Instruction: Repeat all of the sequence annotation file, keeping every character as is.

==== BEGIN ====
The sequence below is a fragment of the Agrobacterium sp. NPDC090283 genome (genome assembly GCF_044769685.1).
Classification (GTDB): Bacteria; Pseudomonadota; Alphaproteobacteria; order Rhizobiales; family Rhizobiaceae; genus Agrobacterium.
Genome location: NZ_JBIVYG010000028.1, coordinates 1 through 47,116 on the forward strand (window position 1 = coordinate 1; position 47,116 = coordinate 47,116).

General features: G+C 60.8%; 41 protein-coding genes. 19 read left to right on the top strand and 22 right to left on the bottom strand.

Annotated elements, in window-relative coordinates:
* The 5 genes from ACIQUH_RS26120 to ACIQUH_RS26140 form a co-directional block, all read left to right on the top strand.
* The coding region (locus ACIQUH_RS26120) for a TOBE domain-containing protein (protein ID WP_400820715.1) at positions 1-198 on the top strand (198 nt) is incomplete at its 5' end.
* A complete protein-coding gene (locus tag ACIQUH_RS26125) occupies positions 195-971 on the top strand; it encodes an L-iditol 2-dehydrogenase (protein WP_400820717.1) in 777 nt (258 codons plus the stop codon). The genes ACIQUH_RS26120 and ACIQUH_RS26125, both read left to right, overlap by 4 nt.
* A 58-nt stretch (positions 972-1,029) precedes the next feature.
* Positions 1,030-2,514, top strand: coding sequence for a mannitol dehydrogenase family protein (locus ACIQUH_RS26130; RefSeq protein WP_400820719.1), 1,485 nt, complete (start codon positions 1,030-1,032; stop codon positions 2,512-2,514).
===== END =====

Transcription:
The sequence below is a fragment of the Agrobacterium sp. NPDC090283 genome (genome assembly GCF_044769685.1).
Classification (GTDB): Bacteria; Pseudomonadota; Alphaproteobacteria; order Rhizobiales; family Rhizobiaceae; genus Agrobacterium.
Genome location: NZ_JBIVYG010000028.1, coordinates 1 through 47,116 on the forward strand (window position 1 = coordinate 1; position 47,116 = coordinate 47,116).

General features: G+C 60.8%; 41 protein-coding genes. 19 read left to right on the top strand and 22 right to left on the bottom strand.

Annotated elements, in window-relative coordinates:
* The 5 genes from ACIQUH_RS26120 to ACIQUH_RS26140 form a co-directional block, all read left to right on the top strand.
* The coding region (locus ACIQUH_RS26120) for a TOBE domain-containing protein (protein ID WP_400820715.1) at positions 1-198 on the top strand (198 nt) is incomplete at its 5' end.
* A complete protein-coding gene (locus tag ACIQUH_RS26125) occupies positions 195-971 on the top strand; it encodes an L-iditol 2-dehydrogenase (protein WP_400820717.1) in 777 nt (258 codons plus the stop codon). The genes ACIQUH_RS26120 and ACIQUH_RS26125, both read left to right, overlap by 4 nt.
* A 58-nt stretch (positions 972-1,029) precedes the next feature.
* Positions 1,030-2,514, top strand: coding sequence for a mannitol dehydrogenase family protein (locus ACIQUH_RS26130; RefSeq protein WP_400820719.1), 1,485 nt, complete (start codon positions 1,030-1,032; stop codon positions 2,512-2,514).